If you’re not into gorgeous beaches or lush rainforest hikes, an incredible and yet often overlooked attractions is the Noosa Everglades. It’s only one of two everglades in the world and home to 40% of Australia’s birdlife! Unlike the Florida Everglades, however, Noosa has no alligators or crocodiles lurking, ensuring a leisurely time exploring. Kayaking is our fave activity here.

Put a spring in your step naturally: Springbrook National Park

Our second awesome day trip out of Brisbane is to Springbrook National Park, 111km south. Part of the UNESCO World Heritage Gondwana Rainforest, Springbrook is a natural wonderland filled with ancient plants and wildlife that have called this region home for millennia.

While a hike to most national parks is an opportunity to clear the head, enjoy nature, and a change of pace, at Springbrook it’s more than that. Here, you get to set foot among species that have been around for millions of years. Pretty cool, huh?

The entire Gondwana Rainforest region was formerly the Australian East Coast Temperate and Subtropical Rainforest Park. It changed to Gondwana Rainforests in 1986, not because the old name was a mouthful (which is was), but as a nod to the fact that the rainforest here existed before the Gondwana super-continent split into Australasia, Africa, and India. Today, some of the species from Gondwana live in this park. Springbrook is a particularly special part of the wider park region, in particular, because the beech trees are a whopping 3,000 years old!

Within the park, you’ll find cascading waterfalls, craggy peaks, and rugged canyons. Start your explorations with a 30-minute walk to Canyon Lookout. Here you’ll see the Rainbow Falls, Goomoolahra Falls, and across to New South Wales and Stradbroke Island. A slightly steeper hike to Best of All Lookout is worth it, if for nothing more than the awesome name! It takes you through to that ancient Antarctica beech forest. It’s wild! The view here faces Mt Warning.

Bring a torch for your Springbrook National Park trip as come dusk, the glowworms come out to play at the picturesque Natural Arch, a rock bridge caused by water erosion.

If you’re up to tack on an additional trek, make time in your schedule to visit the Purling Brook Falls, one of the region’s most spectacular waterfalls. Plan for around two hours to hike this occasionally steep 4km trail.

Pick up a picnic before you set off from Brisbane; there are so many stunning spots to take pause and reflect on the beauty of your surroundings. It’s a magical day out.

Stradbroke Island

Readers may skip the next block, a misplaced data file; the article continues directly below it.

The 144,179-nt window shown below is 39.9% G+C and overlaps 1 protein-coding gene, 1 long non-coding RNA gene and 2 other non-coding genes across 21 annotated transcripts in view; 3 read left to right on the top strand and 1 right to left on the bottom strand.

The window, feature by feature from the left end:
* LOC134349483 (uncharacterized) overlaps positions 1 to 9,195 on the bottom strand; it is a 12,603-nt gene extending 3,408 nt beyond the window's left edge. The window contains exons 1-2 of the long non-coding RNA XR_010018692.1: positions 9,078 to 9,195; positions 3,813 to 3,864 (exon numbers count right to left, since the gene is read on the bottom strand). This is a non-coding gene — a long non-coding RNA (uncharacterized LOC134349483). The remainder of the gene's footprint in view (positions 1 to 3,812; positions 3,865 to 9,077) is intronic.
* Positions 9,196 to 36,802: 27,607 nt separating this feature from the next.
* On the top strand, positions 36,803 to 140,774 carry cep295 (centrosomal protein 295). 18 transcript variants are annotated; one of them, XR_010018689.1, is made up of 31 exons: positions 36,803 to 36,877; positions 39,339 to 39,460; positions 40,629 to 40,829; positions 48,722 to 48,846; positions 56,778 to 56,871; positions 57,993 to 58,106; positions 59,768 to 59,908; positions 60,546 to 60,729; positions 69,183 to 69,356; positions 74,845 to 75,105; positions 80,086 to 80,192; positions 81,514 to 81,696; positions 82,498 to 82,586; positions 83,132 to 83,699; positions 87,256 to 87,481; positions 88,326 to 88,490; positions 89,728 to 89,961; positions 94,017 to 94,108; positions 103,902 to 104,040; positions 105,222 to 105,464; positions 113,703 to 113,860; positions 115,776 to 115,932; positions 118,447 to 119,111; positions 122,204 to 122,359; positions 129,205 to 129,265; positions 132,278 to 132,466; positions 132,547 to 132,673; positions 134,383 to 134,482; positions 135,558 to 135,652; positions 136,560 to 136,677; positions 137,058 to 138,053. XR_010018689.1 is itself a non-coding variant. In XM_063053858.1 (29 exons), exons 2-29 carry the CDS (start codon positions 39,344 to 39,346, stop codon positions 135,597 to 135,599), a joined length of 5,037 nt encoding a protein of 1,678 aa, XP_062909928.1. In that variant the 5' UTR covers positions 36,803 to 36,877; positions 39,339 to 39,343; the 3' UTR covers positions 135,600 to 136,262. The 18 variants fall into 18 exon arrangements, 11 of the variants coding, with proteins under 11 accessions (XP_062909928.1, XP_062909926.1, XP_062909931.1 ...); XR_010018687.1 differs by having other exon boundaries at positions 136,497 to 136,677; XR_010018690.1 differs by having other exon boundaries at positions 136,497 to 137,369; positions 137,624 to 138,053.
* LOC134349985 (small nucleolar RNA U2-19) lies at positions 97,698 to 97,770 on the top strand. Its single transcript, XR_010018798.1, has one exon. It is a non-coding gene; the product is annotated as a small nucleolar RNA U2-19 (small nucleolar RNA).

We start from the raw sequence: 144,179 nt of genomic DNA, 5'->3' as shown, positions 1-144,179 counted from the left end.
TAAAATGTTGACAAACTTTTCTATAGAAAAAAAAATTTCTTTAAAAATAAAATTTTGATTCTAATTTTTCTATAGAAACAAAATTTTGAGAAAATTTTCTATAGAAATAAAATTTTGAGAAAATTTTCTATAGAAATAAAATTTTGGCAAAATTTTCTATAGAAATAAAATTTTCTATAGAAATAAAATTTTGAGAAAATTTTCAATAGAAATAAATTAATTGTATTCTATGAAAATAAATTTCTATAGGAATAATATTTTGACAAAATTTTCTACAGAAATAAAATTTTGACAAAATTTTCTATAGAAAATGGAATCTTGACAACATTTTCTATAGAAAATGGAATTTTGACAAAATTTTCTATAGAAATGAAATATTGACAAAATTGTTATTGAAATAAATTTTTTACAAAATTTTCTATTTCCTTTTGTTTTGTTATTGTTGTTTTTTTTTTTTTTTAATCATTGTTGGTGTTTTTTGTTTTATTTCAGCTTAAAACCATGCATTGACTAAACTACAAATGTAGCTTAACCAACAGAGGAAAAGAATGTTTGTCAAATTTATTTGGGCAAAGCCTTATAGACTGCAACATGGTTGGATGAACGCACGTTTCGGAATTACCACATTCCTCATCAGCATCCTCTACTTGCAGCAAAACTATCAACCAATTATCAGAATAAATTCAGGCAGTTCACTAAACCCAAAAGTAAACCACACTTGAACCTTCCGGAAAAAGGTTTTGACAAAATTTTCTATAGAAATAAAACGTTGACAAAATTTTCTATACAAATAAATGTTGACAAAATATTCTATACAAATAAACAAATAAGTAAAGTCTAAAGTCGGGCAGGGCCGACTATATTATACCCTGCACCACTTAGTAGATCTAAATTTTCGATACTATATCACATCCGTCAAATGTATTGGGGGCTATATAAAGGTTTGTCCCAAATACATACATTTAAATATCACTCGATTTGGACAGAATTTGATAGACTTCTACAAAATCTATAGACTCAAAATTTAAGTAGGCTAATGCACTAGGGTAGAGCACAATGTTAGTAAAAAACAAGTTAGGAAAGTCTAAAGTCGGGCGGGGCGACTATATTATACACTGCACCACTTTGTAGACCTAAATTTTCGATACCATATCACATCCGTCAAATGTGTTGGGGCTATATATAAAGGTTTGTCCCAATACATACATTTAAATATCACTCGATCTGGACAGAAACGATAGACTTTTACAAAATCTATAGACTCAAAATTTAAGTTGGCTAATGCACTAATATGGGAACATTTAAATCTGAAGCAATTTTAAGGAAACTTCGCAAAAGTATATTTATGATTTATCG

If you want to take an island paradise escape akin to a trip to Hawaii, you’d think you’d have to cancel your JUCY rental and book a flight. Nope! Stradbroke Island is not only easily accessible from Brisbane, but you can also get there in less than two hours! Incredible!

Spectacular beaches are kinda Stradbroke Island’s thing. As you might expect from Australia’s (and the world’s) second largest sand island. Similar to New Zealand, Straddie (aka Stradbroke Island) is actually two islands, North and South, with most visitors exploring the North. Ferry your JUCY wheels across the Moreton Bay (it’s only a 25-min trip) to start your Straddie explorations.

Once on the island, start the day with some island vibes with a trip to the beach. If you’d like to up the wow factor, head to the southern part of Main Beach where kangaroos and wallabies are known to hang ten and chill. The dreamy long sandy beach makes an idyllic backdrop for that perfect ‘roo shot. Don’t forget to look up throughout the day, too; koalas also call Stradbroke Island home.

Originally called Minjerribah, the Quandamooka people have appreciated this natural wonderland for over 25,000 years. The Quandamooka are the people of sand and water and work as guardians to protect both. To learn more about their connection, visit Salt Water Murris’, an Aboriginal art gallery. Here, the collective memories of the people are displayed through art and performances. For a more interactive experience, book a walk on the historical and beautiful Goompi Trail. Your Aboriginal guide offers a deep-dive into life on the Minjerribah for the Quandamooka people.

A walk on Stradbroke is a must with the North Gorge Headland trail a popular (and short) option. Only 1.2km, the walk affords jaw-dropping coastline views and an amazing vantage point for the larger marine life that can be spotted from afar. In winter (June to October), that includes migrating whales; the rest of the year keep ‘em peeled for dolphins and sea turtles.

Get into the water for more marine activities. Surfers occasional have dolphins join them, and scuba divers enjoy underwater action with manta rays, leopard sharks, and sea turtles.

For food on Stradbroke, a picnic is a popular option, but we love to drive to Island Fruit Barn Café for lunch. Round out this perfect island day with an indulgent fish and chips dinner before hopping on the last ferry back to Brisbane.

Quirky Towns